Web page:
An informal timeline of recent doll developments shows a plethora of increasingly articulated fashion or playline dolls available in your average department store or toy store.
In 2008, the Jakks Pacific Juku Couture girls appeared. 9” high, they had inset eyes and jointed wrists, ankles, knees, elbows and necks. I should mention that their heads were in scale with their bodies, unusually enough for this trend. [What happened to the Juku Couture line? Did it fizzle? I don’t see them in stores any more.]
2009 saw the dawn of the Liv Dolls, made by Spin Master. Their bodies were in 1:6 scale, with single-jointed elbows and double-jointed knees. Their heads, however, were large, with inset, nonchangeable eyes and swappable wigs. Unlike the Juku Couture dolls, the Liv line thrives today.
In 2009, the Mattel Barbie Fashionistas appeared in two limited colors: pale and slightly brown. They were overall 1:6 scale, bodies AND heads, except for a bit of bobblehead syndrome due to their slightly large heads. They were jointed at wrists [except for the Kens], elbows, neck, underbust and knees. Collectors and action figure enthusiasts love Fashionistas for rebodying less articulated characters.
This year, 2010, the Mattel Monster High dolls debuted, notable for their frail [in terms of physique, not construction] bodies and unusual skin tones. They were articulated like Barbie Fashionistas, but their feet and heads were oversize for their bodies. The Monster High dolls prove very popular among collectors; I have no idea how they are going over with their intended audience.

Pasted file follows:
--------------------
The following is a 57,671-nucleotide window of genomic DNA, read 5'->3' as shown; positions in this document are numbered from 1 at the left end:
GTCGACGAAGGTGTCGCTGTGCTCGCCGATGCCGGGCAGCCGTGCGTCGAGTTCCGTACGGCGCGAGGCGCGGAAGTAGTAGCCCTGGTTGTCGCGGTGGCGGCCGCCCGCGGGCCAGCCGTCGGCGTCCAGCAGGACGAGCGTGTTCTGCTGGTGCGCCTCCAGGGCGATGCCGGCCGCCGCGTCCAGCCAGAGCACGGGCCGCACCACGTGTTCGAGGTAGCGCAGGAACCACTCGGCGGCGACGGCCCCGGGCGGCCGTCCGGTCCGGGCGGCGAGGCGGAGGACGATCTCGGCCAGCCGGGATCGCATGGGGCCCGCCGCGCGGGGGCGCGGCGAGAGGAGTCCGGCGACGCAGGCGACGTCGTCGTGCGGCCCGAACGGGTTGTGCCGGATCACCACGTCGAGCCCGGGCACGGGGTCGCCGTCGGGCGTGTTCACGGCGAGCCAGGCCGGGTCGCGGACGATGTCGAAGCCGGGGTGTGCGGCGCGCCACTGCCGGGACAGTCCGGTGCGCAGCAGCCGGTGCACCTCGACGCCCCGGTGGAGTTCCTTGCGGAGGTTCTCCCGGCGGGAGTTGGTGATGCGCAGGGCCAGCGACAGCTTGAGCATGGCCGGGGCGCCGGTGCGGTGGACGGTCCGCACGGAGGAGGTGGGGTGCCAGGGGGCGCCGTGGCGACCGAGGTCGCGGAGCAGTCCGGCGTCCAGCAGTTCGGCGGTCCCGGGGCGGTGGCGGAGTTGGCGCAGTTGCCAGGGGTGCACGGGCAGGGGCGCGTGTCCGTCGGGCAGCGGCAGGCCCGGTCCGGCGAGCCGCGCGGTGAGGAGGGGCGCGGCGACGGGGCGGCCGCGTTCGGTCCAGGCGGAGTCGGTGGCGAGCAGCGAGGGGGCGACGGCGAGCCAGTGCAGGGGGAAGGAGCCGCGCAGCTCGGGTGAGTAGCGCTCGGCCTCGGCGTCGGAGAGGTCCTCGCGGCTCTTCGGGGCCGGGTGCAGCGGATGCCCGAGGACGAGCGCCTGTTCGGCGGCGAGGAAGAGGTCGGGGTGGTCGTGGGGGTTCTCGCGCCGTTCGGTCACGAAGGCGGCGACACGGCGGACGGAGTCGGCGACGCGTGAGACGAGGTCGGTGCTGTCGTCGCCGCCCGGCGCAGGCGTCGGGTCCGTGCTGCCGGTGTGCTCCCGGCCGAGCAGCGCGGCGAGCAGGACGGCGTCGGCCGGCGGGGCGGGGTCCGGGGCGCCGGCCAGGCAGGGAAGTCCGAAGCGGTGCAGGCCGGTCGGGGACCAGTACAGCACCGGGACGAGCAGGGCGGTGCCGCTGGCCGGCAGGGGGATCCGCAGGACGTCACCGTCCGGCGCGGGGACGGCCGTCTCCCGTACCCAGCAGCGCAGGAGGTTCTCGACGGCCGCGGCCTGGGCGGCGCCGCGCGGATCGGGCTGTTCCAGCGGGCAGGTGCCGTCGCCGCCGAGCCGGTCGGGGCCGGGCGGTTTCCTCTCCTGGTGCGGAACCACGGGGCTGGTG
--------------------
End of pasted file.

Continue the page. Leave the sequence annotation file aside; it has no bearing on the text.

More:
2010 also saw the Moxie Teens by MGA Entertainment. At 14” tall, these dolls were not technically 1:6 scale, although their clothes could fit a lot of 1:6 action figs. Articulated like Barbie Fashionistas, Moxie Teens had heads similar to Liv Dolls: oversize, with inset eyes and wigs. I have no idea of the popularity of Moxie Teens.
I don’t hop on every fashion doll trend that occurs, but I sure like the tendency to greater articulation [even if I DID buy the Moxie Teens only for their outfits]. I like having a diversity of bodies for my action figs, and I like when I can buy fashion-doll bodies at a local bricks-and-mortar store more cheaply than I can purchase action-fig bodies online.
I highly dislike the trend of big fat heads, though. It’s not that I deplore the aesthetic; in fact, I think that the Monster High Dolls and the Moxie Teens are pretty cute [though I have successfully argued myself out of buying or keeping any]. I just don’t like big heads because then I can’t use them with 1:6 bodies. You see – I’m a fan of consistent scale, and big heads on little bodies just don’t work in my 1:6 universe. I would like Monster High dolls even more if they had 1:6 heads. THEN they could fit into my universe and do so cutely too!
There is no profound conclusion to this post, although I DO wonder where the craze for articulation amongst fashion and playline dolls came from. Perhaps an influence started among expensive collector fashion dolls, such as Integrity’s Fashion Royalty, who were well articulated before it was popular. Perhaps another source of inspiration is the increasing popularity of Asian ball-jointed dolls, who are engineered to move and pose. Maybe doll manufacturers realized that minimally articulated dolls limit posing and playing possibilities, but I doubt that.